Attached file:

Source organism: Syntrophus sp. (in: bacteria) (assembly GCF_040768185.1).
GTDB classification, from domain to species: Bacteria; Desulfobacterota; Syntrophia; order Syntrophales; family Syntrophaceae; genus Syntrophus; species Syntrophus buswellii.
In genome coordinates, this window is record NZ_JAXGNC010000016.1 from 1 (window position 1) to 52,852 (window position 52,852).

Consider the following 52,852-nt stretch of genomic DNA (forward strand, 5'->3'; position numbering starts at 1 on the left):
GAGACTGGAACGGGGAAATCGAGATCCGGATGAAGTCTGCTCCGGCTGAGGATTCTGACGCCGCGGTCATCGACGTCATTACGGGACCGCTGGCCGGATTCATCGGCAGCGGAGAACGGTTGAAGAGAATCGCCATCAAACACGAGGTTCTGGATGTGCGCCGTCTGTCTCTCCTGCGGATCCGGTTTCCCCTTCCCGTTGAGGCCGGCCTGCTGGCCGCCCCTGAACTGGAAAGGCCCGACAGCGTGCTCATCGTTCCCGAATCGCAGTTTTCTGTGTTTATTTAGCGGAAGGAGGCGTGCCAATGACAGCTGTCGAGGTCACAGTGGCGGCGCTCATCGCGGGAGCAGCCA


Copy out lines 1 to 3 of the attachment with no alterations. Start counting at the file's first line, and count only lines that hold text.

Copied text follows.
Source organism: Syntrophus sp. (in: bacteria) (assembly GCF_040768185.1).
GTDB classification, from domain to species: Bacteria; Desulfobacterota; Syntrophia; order Syntrophales; family Syntrophaceae; genus Syntrophus; species Syntrophus buswellii.
In genome coordinates, this window is record NZ_JAXGNC010000016.1 from 1 (window position 1) to 52,852 (window position 52,852).